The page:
Facebook boss Mark Zuckerberg has insisted he is still the right person to lead the company after it revealed 87m users could have been affected by the Cambridge Analytica scandal.
The total figure includes just over a million users from the UK, although the majority of those potentially affected are based in the United States.
- November 14, 2018
- November 12, 2018
- November 9, 2018
In a rare conference call with journalists yesterday evening, Zuckerberg, the tech giant’s founder and chief executive, admitted that it “didn’t do enough” to protect users.
The company was now committed to taking more responsibility for keeping people’s data safe, he said.
“We didn’t take a broad enough view of what our responsibility is. That was a huge mistake. It was my mistake,” Zuckerberg said at the start of the call.
Asked by a journalist if he still thought he was the best person to lead Facebook, he replied: “Yes.”
He added: “I think life is about learning from your mistakes and working out what you need to do to move forward.
“When you’re building something like Facebook that is unprecedented in the world there are going to be things you mess up.”
Asked by another reporter if the board had discussed whether he should step down as chairman in the wake of the company’s recent drop in stock price, he said: “Not that I’m aware of.”
Zuckerberg said that the 87m figure, buried near the bottom of a Facebook blog post earlier in the day, was “the maximum number” thought possible – but he also admitted that “we don’t actually know” the true total of people who were affected.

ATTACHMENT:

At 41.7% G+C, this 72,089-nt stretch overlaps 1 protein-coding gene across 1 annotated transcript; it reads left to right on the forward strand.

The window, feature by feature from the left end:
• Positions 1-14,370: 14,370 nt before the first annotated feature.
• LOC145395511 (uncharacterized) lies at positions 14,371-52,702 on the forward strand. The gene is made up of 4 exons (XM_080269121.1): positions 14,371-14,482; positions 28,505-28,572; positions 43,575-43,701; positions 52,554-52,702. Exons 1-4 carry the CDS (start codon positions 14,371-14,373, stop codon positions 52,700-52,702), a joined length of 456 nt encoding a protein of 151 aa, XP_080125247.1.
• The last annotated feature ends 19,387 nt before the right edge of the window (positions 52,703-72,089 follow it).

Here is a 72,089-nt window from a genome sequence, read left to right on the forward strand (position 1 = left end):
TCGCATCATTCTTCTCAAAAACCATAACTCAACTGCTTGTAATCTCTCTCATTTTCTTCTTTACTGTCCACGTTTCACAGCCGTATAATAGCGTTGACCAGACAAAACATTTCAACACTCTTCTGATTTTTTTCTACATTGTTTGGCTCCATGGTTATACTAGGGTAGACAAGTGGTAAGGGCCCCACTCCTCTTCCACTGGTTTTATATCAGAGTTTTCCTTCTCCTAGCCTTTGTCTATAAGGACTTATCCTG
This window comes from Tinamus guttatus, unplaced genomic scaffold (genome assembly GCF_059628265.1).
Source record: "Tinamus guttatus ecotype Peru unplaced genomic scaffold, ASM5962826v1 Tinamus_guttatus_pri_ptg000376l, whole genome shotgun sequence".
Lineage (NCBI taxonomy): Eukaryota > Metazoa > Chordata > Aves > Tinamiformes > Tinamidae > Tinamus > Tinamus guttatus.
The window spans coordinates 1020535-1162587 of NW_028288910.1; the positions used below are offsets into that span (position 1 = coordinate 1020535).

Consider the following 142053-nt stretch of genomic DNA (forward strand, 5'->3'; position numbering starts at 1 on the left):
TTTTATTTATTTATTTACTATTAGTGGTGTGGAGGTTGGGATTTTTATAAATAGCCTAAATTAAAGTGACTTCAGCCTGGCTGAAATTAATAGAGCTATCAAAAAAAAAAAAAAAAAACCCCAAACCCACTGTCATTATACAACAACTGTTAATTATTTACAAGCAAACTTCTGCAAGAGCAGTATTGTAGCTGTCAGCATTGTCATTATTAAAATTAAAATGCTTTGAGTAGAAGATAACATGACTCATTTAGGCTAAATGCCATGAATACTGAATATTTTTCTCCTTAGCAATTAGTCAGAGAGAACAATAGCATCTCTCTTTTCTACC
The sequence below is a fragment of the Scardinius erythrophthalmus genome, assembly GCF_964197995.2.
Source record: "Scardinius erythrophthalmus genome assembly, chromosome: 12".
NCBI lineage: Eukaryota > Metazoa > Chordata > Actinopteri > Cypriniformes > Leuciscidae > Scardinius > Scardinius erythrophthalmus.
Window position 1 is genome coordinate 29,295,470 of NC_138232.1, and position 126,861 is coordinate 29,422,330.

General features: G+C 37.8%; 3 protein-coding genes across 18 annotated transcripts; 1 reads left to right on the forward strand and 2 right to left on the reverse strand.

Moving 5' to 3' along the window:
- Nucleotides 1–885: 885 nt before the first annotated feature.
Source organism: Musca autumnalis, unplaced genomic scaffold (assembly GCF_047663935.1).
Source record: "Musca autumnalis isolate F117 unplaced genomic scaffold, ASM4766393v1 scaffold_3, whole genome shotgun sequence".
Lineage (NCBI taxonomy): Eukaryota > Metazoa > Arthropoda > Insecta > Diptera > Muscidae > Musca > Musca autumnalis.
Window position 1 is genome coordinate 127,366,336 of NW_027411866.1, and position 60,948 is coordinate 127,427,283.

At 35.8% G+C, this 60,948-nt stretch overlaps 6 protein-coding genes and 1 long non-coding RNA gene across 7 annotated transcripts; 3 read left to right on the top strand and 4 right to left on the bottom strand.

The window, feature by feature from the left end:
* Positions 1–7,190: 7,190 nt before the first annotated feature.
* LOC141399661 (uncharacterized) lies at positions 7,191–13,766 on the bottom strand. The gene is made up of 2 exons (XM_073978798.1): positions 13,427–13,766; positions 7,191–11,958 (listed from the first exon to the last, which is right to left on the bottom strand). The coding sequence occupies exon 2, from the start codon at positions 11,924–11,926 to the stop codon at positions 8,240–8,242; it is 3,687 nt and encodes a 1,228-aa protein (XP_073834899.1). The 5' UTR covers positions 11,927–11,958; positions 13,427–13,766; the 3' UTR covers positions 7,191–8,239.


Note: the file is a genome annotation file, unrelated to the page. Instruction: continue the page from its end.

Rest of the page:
Previous estimates, reported by the Observer newspaper, had suggested 50m users were at risk, but as Zuckerberg spoke, CA claimed on Twitter that the data of “no more than 30m” individuals was accessed.
The company also tweeted: “When Facebook contacted us to let us know the data had been improperly obtained, we immediately deleted the raw data from our file server, and began the process of searching for and removing any of its derivatives in our system.”
Asked about those tweets and whether he would consider taking legal action against any companies which illicitly accessed user data, Zuckerberg said Facebook would allow the UK’s Information Commissioner to investigate first but would “take legal action if we need to do that to protect people’s information”.
In yesterday’s blog post, which outlined a number of proposed changes to Facebook’s terms of service in the wake of the privacy row, the company explained that it had disabled a feature which previously allowed people to search for users by their mobile number or e-mail address, if they chose to allow it in their settings.
Facebook chief technology officer Mike Shroepfer, who wrote the update, said this was because “malicious actors” had “abused these features to scrape public profile information by submitting phone numbers or e-mail addresses they already have through search and account recovery”.
Asked about this during the call, Zuckerberg said: “I would assume if you had that setting turned on that someone at some point has access to your public information in some way.”